University of Oxford
| Michael Hicks|
| 3 December 1948 (age 67) (1948-12-03) |
Medieval English History, the Yorkist Kings, the Wars of the Roses, Richard III, bastard feudalism
King Alfred's College, Winchester; University of Winchester
C.A.J. Armstrong, Hertford College, Oxford
Professor of English History, Author, Lecturer
Anne Neville, Edward V: The Prince in the To, False - fleeting - perjur'd C, Warwick the Kingmaker, English political culture in
Michael Hicks (historian) Wikipedia
Michael Hicks (born 1948) is an English historian, specialising on the history of late medieval England, in particular the Wars of the Roses, the nature of late medieval society, and the kings and nobility of the period.
Hicks studied under Charles Ross while a final-year undergraduate student at the University of Bristol (1969–70), T.B. Pugh for his M.A. at Southampton (1971), and C.A.J. Armstrong for his DPhil. at the University of Oxford (1975), which he had originally began under J.R.L. Highfield. In his own words, his research was- and remained- firmly placed within 'the school of history founded by the late K.B. McFarlane... the Master" although with a heavy "biographical bent." His first published article, however, was on an aspect of law in the seventeenth century. Having worked for the Victoria County History project between 1974–78, he joined King Alfred's College, Winchester, later the University of Winchester. A proposed joint paper with his former tutor, Charles Ross, on bastard feudalism had come to nothing by 1978, and a suggestion by Gerald Harriss for a joint study with Christine Carpenter, Michael Hicks and himself 'foundered on [their] incompatible points of view.'
Originally firmly wedded to the McFarlane understanding of bastard feudalism, in which the nobility were motivated almost solely by financial and material interests, in which 'self-interest, self-advantage, and self-preservarion featured largely,' this perspective gradually evolved, by the last decade of the twentieth century, into a more 'complex' understanding of the English nobility, in which their piety and religious belief, idealism and individuality are as important motives in 'high politics' as material benefit. In a 2014 interview with Royal Studies Journal, he opined that, until recently, 'all History was political;' but noted that there was an increasingly thematic trend to historical research.
Eventually Professor of Medieval History and Head of Department there until his retirement, he was appointed Emeritus Professor in September 2014. He is a Fellow of the Royal Historical Society, and the reviews editor for the peer-reviewed Southern History journal. It has been calculated that in the thirty-five year period to 2013 he published seventy five articles and full-length studies, averaging over two per year. As of 2012, his most recent work has centred on the Inquisitions post mortem, and he is now principal investigator on a project "dedicated to creating a digital edition of the medieval English inquisitions."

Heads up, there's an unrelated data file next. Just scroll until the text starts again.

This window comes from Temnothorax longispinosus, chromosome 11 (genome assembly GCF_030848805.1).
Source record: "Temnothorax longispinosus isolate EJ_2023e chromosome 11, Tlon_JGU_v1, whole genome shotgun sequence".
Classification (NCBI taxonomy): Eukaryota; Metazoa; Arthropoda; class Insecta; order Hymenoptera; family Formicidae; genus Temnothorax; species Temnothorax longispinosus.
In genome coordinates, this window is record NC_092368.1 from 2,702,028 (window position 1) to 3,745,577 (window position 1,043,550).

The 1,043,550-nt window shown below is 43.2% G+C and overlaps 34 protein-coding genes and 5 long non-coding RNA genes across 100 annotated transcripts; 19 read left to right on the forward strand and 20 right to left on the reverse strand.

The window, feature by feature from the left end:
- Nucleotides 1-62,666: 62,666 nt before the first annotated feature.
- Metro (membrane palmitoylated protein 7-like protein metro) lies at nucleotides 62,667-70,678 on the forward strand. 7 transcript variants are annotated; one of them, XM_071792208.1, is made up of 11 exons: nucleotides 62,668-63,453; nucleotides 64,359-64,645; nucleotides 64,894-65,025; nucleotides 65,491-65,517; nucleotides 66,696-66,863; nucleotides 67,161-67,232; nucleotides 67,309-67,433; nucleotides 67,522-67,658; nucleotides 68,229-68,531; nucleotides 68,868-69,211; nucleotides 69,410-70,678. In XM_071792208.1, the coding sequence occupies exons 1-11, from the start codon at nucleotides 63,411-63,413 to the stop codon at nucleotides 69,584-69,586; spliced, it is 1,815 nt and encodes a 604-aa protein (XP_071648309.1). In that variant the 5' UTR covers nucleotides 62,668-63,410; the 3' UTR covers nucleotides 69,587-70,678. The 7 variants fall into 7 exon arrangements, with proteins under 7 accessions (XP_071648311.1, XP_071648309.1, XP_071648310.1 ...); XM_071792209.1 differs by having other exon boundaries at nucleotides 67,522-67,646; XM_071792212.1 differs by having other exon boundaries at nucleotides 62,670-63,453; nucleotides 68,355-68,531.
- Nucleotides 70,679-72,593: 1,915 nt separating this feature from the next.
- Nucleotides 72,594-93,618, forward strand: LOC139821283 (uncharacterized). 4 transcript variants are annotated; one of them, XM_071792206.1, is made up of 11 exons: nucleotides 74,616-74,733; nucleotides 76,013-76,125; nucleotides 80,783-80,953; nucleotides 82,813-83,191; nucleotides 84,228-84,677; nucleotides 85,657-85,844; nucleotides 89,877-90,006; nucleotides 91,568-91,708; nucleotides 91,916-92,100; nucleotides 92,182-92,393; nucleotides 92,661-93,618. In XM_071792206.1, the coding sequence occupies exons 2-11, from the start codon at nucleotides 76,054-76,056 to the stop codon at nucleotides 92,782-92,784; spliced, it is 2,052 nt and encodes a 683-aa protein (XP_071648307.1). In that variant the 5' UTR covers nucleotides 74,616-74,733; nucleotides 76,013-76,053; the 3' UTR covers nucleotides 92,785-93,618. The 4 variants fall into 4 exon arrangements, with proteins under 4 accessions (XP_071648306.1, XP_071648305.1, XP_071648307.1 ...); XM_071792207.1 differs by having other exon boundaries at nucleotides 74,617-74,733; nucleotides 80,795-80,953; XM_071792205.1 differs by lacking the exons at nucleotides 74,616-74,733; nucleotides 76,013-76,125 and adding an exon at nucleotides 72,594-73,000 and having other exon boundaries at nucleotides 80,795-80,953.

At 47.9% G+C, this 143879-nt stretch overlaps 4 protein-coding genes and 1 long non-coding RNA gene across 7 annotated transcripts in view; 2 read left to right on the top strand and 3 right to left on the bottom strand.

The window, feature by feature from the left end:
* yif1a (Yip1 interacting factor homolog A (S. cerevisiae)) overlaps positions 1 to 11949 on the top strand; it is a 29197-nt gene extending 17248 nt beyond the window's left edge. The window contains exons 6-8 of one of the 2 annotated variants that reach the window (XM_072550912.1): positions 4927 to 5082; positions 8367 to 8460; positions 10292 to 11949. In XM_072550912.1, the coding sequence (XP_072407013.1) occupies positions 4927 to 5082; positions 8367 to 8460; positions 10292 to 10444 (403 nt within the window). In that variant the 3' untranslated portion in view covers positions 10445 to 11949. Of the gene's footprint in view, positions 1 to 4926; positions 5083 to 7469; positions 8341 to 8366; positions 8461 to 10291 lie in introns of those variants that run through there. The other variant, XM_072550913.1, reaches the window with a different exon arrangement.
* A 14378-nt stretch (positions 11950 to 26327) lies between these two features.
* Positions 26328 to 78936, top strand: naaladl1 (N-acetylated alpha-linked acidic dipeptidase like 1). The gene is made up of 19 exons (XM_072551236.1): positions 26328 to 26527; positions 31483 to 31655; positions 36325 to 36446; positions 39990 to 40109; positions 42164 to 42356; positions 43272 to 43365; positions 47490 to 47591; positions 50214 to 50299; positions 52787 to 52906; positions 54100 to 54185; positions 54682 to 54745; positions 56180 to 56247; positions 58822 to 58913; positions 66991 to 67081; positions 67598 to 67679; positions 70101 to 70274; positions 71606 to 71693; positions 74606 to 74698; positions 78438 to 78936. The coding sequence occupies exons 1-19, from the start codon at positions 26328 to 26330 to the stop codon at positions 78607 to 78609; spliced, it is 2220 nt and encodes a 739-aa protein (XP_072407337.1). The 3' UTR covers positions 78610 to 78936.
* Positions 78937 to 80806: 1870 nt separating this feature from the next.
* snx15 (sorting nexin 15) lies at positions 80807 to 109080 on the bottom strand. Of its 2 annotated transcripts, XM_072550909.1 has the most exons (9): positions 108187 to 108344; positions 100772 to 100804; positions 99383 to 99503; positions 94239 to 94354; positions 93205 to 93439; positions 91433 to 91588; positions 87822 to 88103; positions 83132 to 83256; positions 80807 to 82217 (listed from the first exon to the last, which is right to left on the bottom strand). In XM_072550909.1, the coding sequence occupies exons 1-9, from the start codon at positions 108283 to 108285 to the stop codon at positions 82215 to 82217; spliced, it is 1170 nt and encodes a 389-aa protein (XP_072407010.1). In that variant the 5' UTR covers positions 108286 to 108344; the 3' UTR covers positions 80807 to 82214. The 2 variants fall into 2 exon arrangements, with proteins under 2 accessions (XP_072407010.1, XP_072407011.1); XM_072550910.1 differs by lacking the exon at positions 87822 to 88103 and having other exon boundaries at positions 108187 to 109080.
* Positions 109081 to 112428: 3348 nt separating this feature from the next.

Interviewed by the BBC in September 2012, amid the 'upsurge of interest' in Richard III and the attempts of the Richard III Society campaign to rehabilitate the dead king, Hicks commented that the society had members "who contain an extreme and romantic view" of Richard III, and that whilst they publish work of scholarship in his defence they have not succeeded in overturning the long-held historiographical consensus regarding the king's most well-known controversy, the fate of his nephews in the Tower of London. Indeed, he went so far as to cast doubt that the bones discovered in Leicester were actually those of the king, saying "lots of other people who suffered similar wounds could have been buried in the choir of the church where the bones were found". Elsewhere, however, he called the popular English television series The White Queen's portrayal of the people and time "useful and informative."
A festschrift for Michael Hicks was published in 2015 by Boydell and Brewer, and included contributions from academic colleagues and past students. Of the former these included Caroline Barron, Anne Curry, Ralph A. Griffiths, Christopher Dyer, Tony Pollard, and James Ross. Of his former students, Gordon McKelvie, Jessica Lutkin, and Karen Stober all contributed, as did the editor of The Ricardian journal, Anne F. Sutton.False, Fleeting, Perjur’d Clarence (1980), ISBN 0-904387-44-5
Who's who in late Medieval England (1991), ISBN 0-85683-092-5
Richard III and his Rivals : Magnates and their Motives in the War of the Roses (1991), ISBN 1-85285-053-1
Bastard Feudalism (1995), ISBN 0-582-06091-5
Warwick the Kingmaker (1998), ISBN 0-631-16259-3
Richard III (2000), ISBN 0-7524-1781-9
English Political Culture in the Fifteenth Century (2002), ISBN 0-415-21763-6
The Wars of the Roses 1455-1485 (2003), ISBN 0-415-96864-X
Edward V (2003), ISBN 0-7524-1996-X
Edward IV (2004), ISBN 0-340-76005-2
Anne Neville: Queen to Richard III (2006), ISBN 0-7524-3663-5
The Wars of the Roses (2010), ISBN 978-0-300-11423-2
The Family of Richard III (2015), ISBN 978-1445621258